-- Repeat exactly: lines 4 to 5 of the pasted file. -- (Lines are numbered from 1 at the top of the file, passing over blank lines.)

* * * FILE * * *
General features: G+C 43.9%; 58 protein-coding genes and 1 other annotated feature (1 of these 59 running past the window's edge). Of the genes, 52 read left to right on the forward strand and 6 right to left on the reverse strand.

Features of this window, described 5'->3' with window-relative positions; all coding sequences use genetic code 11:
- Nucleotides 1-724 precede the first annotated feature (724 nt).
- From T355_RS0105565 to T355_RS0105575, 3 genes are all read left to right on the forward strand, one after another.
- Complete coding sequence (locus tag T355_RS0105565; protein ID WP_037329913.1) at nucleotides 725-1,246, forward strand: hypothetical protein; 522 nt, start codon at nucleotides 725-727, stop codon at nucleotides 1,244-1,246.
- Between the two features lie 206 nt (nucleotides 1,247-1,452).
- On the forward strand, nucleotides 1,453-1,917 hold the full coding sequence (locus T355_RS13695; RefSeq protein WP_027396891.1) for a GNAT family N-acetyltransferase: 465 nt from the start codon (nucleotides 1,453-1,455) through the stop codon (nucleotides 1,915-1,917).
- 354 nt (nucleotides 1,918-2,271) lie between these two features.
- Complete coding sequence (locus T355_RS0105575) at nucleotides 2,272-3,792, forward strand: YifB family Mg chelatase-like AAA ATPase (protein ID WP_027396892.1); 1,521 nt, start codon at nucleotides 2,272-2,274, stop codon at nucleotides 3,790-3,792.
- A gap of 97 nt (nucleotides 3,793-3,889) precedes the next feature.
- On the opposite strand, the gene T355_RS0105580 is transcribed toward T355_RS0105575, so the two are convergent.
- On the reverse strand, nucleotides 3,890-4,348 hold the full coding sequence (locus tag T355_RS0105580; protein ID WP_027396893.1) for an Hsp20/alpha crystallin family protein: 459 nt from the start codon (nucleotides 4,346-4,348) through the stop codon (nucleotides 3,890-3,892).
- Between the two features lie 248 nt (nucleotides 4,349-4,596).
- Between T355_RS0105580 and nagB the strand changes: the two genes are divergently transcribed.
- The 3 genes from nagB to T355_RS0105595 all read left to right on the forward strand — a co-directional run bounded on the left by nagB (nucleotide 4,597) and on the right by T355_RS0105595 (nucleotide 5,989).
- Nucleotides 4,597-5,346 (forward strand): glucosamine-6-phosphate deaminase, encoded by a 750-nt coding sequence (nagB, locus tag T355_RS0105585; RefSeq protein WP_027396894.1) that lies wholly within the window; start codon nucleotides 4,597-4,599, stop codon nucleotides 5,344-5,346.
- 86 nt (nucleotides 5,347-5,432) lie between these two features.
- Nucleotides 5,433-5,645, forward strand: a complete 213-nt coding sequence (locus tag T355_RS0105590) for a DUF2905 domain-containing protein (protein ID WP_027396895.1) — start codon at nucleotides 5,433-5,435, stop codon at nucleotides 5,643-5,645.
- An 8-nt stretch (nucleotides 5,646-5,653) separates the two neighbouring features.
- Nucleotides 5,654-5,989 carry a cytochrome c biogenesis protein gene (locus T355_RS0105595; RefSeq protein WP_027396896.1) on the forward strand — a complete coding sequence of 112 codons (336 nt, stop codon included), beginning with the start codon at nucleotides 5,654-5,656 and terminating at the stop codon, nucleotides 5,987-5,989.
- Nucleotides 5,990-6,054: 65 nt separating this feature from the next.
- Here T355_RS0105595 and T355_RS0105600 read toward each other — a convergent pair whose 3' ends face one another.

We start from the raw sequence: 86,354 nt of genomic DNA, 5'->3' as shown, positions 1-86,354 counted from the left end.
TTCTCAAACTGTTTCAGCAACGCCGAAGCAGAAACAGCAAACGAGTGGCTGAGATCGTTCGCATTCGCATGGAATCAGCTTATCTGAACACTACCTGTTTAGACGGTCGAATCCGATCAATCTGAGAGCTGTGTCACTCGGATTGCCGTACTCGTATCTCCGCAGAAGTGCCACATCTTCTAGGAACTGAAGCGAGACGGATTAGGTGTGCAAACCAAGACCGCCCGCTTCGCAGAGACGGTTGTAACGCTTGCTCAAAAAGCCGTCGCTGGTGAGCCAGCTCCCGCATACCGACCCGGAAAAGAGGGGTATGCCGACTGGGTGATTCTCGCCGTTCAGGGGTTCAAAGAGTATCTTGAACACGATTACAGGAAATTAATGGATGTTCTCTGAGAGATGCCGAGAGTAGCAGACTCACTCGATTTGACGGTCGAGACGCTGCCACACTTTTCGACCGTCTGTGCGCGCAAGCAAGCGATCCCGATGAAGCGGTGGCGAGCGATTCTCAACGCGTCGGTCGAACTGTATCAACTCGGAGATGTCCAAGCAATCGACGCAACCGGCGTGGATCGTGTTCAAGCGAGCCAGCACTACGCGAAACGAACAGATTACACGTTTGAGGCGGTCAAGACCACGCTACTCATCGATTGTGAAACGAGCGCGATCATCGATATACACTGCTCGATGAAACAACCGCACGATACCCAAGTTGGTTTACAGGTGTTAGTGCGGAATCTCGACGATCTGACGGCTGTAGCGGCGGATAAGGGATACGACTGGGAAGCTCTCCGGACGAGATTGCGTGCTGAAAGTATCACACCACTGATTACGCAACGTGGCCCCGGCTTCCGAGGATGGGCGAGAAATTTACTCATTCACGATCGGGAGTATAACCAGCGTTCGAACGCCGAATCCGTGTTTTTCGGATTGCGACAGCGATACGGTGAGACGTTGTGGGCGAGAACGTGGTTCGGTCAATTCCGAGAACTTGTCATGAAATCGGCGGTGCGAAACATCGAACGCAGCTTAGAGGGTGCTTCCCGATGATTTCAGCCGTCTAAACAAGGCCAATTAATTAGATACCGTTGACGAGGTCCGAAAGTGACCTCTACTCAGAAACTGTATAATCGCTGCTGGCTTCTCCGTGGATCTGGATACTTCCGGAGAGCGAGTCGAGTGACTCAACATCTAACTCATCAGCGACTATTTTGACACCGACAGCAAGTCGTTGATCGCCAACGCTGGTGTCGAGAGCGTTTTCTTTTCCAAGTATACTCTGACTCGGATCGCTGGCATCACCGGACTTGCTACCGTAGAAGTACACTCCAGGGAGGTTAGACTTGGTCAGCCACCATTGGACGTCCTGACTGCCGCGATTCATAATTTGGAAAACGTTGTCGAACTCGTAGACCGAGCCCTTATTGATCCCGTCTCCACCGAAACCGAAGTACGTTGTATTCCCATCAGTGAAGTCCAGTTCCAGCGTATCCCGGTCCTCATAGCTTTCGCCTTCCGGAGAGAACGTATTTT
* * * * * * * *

- From T355_RS0105565 to T355_RS0105575, 3 genes are all read left to right on the forward strand, one after another.
- Complete coding sequence (locus tag T355_RS0105565; protein ID WP_037329913.1) at nucleotides 725-1,246, forward strand: hypothetical protein; 522 nt, start codon at nucleotides 725-727, stop codon at nucleotides 1,244-1,246.